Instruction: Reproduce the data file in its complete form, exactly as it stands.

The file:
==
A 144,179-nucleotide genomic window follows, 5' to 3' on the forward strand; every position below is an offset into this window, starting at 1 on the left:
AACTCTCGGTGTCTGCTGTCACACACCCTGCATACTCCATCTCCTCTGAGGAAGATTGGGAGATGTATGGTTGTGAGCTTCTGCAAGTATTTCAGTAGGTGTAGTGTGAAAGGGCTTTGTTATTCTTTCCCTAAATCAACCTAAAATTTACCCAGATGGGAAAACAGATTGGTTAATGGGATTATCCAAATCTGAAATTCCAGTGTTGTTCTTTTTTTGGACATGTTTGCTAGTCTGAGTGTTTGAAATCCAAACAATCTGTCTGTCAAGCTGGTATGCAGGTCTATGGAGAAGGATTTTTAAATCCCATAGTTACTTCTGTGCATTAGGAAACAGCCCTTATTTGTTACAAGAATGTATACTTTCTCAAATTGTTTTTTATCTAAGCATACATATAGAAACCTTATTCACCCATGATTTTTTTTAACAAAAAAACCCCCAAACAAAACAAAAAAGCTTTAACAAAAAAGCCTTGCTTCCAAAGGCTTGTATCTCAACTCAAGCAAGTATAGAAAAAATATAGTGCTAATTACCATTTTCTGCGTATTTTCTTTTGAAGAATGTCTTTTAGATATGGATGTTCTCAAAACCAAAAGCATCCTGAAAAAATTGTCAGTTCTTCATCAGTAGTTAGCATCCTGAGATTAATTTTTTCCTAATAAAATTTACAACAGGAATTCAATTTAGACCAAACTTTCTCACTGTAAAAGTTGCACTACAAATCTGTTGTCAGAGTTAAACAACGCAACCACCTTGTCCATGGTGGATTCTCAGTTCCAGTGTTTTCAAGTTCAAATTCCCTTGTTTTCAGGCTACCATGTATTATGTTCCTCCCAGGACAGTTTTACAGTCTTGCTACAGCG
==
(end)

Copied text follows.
A 144,179-nucleotide genomic window follows, 5' to 3' on the forward strand; every position below is an offset into this window, starting at 1 on the left:
AACTCTCGGTGTCTGCTGTCACACACCCTGCATACTCCATCTCCTCTGAGGAAGATTGGGAGATGTATGGTTGTGAGCTTCTGCAAGTATTTCAGTAGGTGTAGTGTGAAAGGGCTTTGTTATTCTTTCCCTAAATCAACCTAAAATTTACCCAGATGGGAAAACAGATTGGTTAATGGGATTATCCAAATCTGAAATTCCAGTGTTGTTCTTTTTTTGGACATGTTTGCTAGTCTGAGTGTTTGAAATCCAAACAATCTGTCTGTCAAGCTGGTATGCAGGTCTATGGAGAAGGATTTTTAAATCCCATAGTTACTTCTGTGCATTAGGAAACAGCCCTTATTTGTTACAAGAATGTATACTTTCTCAAATTGTTTTTTATCTAAGCATACATATAGAAACCTTATTCACCCATGATTTTTTTTAACAAAAAAACCCCCAAACAAAACAAAAAAGCTTTAACAAAAAAGCCTTGCTTCCAAAGGCTTGTATCTCAACTCAAGCAAGTATAGAAAAAATATAGTGCTAATTACCATTTTCTGCGTATTTTCTTTTGAAGAATGTCTTTTAGATATGGATGTTCTCAAAACCAAAAGCATCCTGAAAAAATTGTCAGTTCTTCATCAGTAGTTAGCATCCTGAGATTAATTTTTTCCTAATAAAATTTACAACAGGAATTCAATTTAGACCAAACTTTCTCACTGTAAAAGTTGCACTACAAATCTGTTGTCAGAGTTAAACAACGCAACCACCTTGTCCATGGTGGATTCTCAGTTCCAGTGTTTTCAAGTTCAAATTCCCTTGTTTTCAGGCTACCATGTATTATGTTCCTCCCAGGACAGTTTTACAGTCTTGCTACAGCG